As the flood of Italian troops ebbed towards the Piave and the Supreme Command reasserted control over shattered units, the Central Powers made errors. Instead of striking from the northwest as von Below and Boroević swept in from the east, Conrad von Hötzendorf’s underpowered army advanced to the southern edge of the Asiago plateau and no further. The Krauss Corps was sent north to secure Carnia instead of pursuing the Italians westward.

After the war, Hindenburg described his disappointment over Caporetto. ‘At the last the great victory had not been consummated.’ Krauss accused Boroević of failing to clinch victory over the Third Army. These recriminations reflect the bitterness of overall defeat in the World War, which made Caporetto look like a missed opportunity.

In some ways the worst was over for the Italians. A new attack by German and Austrian troops failed to break through. A further attempt nearly did so, but in the end the Italian line again held. Shortly afterwards, the Germans withdrew their troops, intent on securing victory on the Western Front before the Americans arrived. They had run out of time to finish the job in Italy.

After the disaster at Caporetto an astonishing spirit of national unity blazed in Italy; thanks to inspirational public speaking and writing by an oddly-assorted pair, the poet and aviator Gabriele d'Annunzio and the socialist journalist Mussolini. A surge of patriotism drove hundreds of thousands to enlist and make good the losses at Caporetto. Prime Minister Orlando told his deputies that Italy would never surrender even if the army had to be withdrawn to Sicily.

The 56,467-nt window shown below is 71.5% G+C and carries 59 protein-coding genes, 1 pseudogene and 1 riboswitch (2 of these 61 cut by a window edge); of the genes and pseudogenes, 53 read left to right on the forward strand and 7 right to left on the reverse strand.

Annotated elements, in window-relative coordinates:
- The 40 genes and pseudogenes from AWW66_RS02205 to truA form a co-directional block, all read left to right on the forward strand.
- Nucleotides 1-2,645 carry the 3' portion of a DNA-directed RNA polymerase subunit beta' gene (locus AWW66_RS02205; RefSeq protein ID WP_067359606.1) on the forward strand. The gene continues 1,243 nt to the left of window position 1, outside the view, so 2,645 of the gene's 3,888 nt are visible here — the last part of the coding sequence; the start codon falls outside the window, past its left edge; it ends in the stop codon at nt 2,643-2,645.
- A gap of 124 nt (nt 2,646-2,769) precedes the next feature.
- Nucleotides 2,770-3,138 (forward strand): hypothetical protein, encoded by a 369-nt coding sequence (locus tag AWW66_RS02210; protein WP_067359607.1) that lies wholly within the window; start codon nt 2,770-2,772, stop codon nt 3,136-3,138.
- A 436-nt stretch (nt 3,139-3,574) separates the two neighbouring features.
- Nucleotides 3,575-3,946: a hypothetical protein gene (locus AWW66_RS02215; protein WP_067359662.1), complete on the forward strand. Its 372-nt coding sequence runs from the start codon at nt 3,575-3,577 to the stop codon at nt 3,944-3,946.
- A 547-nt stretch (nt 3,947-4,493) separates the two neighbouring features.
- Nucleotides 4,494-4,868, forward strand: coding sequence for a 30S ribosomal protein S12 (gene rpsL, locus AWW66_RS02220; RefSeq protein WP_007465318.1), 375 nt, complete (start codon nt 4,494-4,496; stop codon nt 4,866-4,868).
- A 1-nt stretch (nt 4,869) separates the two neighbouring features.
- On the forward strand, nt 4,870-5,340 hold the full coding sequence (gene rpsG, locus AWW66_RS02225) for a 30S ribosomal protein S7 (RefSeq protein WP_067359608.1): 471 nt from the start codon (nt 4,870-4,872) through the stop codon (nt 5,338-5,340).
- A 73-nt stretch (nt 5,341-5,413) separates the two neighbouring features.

The new line after Caporetto lay some 150 km west of the Isonzo. The fulcrum of the line was a rugged massif called Grappa, some 20 km square. If Grappa fell, the Italians would be vulnerable both from the north and the east.

When the Germans hit the Grappa massif in mid-November, the Italians were almost knocked back onto the plains. The ensuing struggle was a battle in itself; the situation was only saved at the end of December, with timely help from a French division – the Allies’ sole active contribution to the defense after Caporetto. This achievement gave birth to two new, much-needed myths: the defense of Mount Grappa was acclaimed as a victory that saved the kingdom, and the ‘boys of ’99’, sent straight from training to perform miracles, proved that the Italian fighting mettle was alive and well.